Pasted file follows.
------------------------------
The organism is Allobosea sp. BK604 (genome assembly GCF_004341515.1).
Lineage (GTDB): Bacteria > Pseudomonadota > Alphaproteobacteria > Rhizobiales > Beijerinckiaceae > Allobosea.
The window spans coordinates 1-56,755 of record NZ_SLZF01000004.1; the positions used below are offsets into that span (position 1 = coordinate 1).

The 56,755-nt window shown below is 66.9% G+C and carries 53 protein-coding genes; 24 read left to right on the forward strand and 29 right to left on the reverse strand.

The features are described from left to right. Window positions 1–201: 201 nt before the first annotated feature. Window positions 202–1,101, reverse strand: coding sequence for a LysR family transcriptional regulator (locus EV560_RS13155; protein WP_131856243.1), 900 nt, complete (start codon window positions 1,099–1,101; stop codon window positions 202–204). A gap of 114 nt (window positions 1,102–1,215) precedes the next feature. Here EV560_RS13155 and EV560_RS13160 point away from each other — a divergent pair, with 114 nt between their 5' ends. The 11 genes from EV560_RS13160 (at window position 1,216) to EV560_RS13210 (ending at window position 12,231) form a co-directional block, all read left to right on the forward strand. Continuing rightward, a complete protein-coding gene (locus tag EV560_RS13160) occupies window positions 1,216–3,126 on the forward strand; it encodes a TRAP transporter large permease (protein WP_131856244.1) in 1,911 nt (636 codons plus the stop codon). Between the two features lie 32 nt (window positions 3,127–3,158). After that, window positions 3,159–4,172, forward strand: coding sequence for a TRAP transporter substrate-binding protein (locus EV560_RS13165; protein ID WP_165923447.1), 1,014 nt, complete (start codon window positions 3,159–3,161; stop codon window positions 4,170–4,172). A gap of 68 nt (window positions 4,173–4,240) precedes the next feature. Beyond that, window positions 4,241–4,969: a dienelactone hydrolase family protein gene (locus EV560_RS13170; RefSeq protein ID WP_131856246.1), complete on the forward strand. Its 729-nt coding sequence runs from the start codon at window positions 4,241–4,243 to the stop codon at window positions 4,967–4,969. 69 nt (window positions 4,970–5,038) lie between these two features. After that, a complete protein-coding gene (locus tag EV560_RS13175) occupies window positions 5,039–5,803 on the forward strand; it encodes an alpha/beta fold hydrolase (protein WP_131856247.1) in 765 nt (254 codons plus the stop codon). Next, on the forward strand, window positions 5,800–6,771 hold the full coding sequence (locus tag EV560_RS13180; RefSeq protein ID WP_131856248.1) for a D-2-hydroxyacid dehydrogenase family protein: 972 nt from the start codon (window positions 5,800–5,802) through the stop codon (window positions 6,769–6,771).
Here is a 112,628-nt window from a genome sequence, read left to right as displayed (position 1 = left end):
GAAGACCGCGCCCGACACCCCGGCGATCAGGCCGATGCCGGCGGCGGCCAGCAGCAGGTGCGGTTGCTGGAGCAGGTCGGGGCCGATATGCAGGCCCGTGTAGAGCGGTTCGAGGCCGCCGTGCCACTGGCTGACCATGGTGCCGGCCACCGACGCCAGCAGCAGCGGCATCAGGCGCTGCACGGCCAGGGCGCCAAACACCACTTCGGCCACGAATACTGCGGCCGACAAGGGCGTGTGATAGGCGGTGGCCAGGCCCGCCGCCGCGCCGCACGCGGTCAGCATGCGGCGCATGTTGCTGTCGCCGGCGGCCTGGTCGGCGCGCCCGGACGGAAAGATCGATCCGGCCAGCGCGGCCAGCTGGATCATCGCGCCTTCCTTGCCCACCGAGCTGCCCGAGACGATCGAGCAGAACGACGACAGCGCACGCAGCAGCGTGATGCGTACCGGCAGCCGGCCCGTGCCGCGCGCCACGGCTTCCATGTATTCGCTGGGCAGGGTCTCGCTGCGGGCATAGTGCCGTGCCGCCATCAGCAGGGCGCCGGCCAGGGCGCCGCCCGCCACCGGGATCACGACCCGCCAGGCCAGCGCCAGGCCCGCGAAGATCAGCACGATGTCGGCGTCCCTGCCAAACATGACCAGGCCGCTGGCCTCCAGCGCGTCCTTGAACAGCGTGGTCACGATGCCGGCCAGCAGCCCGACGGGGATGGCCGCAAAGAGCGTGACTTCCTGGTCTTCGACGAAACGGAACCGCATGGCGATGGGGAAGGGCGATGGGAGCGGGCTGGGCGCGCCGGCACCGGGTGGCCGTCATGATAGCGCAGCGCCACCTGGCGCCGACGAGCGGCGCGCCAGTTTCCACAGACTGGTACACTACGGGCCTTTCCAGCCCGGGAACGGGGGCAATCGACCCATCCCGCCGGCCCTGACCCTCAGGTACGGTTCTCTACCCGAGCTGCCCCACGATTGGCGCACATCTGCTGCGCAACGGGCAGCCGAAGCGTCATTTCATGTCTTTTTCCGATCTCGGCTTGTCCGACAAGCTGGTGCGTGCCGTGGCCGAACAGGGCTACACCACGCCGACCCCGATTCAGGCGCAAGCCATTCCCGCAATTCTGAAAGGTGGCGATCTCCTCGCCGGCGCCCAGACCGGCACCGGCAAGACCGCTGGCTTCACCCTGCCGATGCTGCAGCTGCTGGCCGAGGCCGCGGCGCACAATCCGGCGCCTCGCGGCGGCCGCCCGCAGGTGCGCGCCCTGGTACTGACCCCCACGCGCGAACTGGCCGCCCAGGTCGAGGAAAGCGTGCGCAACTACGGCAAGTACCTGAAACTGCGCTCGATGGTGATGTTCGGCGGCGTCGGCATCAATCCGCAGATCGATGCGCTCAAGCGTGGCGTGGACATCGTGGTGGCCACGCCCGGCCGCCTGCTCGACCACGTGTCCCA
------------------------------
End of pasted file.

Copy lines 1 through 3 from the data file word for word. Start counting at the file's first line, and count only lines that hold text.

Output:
The organism is Allobosea sp. BK604 (genome assembly GCF_004341515.1).
Lineage (GTDB): Bacteria > Pseudomonadota > Alphaproteobacteria > Rhizobiales > Beijerinckiaceae > Allobosea.
The window spans coordinates 1-56,755 of record NZ_SLZF01000004.1; the positions used below are offsets into that span (position 1 = coordinate 1).